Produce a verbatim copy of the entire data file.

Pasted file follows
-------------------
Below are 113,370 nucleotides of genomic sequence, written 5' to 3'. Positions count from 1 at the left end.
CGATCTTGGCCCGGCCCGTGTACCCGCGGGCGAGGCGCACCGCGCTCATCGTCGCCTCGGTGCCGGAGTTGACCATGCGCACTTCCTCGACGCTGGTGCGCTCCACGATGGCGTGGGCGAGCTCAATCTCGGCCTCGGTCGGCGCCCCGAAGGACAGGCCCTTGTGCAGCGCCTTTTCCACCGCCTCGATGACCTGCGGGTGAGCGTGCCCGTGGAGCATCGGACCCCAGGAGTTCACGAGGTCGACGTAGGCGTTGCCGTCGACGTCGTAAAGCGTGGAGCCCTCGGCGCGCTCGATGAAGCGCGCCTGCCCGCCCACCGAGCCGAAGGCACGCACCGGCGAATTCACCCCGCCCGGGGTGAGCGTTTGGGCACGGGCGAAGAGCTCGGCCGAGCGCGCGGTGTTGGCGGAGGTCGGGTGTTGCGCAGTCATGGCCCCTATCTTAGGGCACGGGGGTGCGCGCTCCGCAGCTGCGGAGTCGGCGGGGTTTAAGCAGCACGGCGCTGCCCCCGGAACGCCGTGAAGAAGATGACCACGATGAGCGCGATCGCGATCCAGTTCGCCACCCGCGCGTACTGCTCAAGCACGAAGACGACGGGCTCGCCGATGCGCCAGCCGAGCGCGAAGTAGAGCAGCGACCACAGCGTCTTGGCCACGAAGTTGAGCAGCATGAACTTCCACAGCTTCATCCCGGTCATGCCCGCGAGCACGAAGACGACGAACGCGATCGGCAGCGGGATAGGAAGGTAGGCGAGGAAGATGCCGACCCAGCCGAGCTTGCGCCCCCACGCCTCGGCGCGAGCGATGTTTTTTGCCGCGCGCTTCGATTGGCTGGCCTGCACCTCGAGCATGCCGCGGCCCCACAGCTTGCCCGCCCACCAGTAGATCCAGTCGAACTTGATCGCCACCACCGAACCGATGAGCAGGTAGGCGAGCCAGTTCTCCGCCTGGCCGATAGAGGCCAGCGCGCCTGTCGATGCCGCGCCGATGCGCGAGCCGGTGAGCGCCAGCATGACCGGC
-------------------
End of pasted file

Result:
Below are 113,370 nucleotides of genomic sequence, written 5' to 3'. Positions count from 1 at the left end.
CGATCTTGGCCCGGCCCGTGTACCCGCGGGCGAGGCGCACCGCGCTCATCGTCGCCTCGGTGCCGGAGTTGACCATGCGCACTTCCTCGACGCTGGTGCGCTCCACGATGGCGTGGGCGAGCTCAATCTCGGCCTCGGTCGGCGCCCCGAAGGACAGGCCCTTGTGCAGCGCCTTTTCCACCGCCTCGATGACCTGCGGGTGAGCGTGCCCGTGGAGCATCGGACCCCAGGAGTTCACGAGGTCGACGTAGGCGTTGCCGTCGACGTCGTAAAGCGTGGAGCCCTCGGCGCGCTCGATGAAGCGCGCCTGCCCGCCCACCGAGCCGAAGGCACGCACCGGCGAATTCACCCCGCCCGGGGTGAGCGTTTGGGCACGGGCGAAGAGCTCGGCCGAGCGCGCGGTGTTGGCGGAGGTCGGGTGTTGCGCAGTCATGGCCCCTATCTTAGGGCACGGGGGTGCGCGCTCCGCAGCTGCGGAGTCGGCGGGGTTTAAGCAGCACGGCGCTGCCCCCGGAACGCCGTGAAGAAGATGACCACGATGAGCGCGATCGCGATCCAGTTCGCCACCCGCGCGTACTGCTCAAGCACGAAGACGACGGGCTCGCCGATGCGCCAGCCGAGCGCGAAGTAGAGCAGCGACCACAGCGTCTTGGCCACGAAGTTGAGCAGCATGAACTTCCACAGCTTCATCCCGGTCATGCCCGCGAGCACGAAGACGACGAACGCGATCGGCAGCGGGATAGGAAGGTAGGCGAGGAAGATGCCGACCCAGCCGAGCTTGCGCCCCCACGCCTCGGCGCGAGCGATGTTTTTTGCCGCGCGCTTCGATTGGCTGGCCTGCACCTCGAGCATGCCGCGGCCCCACAGCTTGCCCGCCCACCAGTAGATCCAGTCGAACTTGATCGCCACCACCGAACCGATGAGCAGGTAGGCGAGCCAGTTCTCCGCCTGGCCGATAGAGGCCAGCGCGCCTGTCGATGCCGCGCCGATGCGCGAGCCGGTGAGCGCCAGCATGACCGGC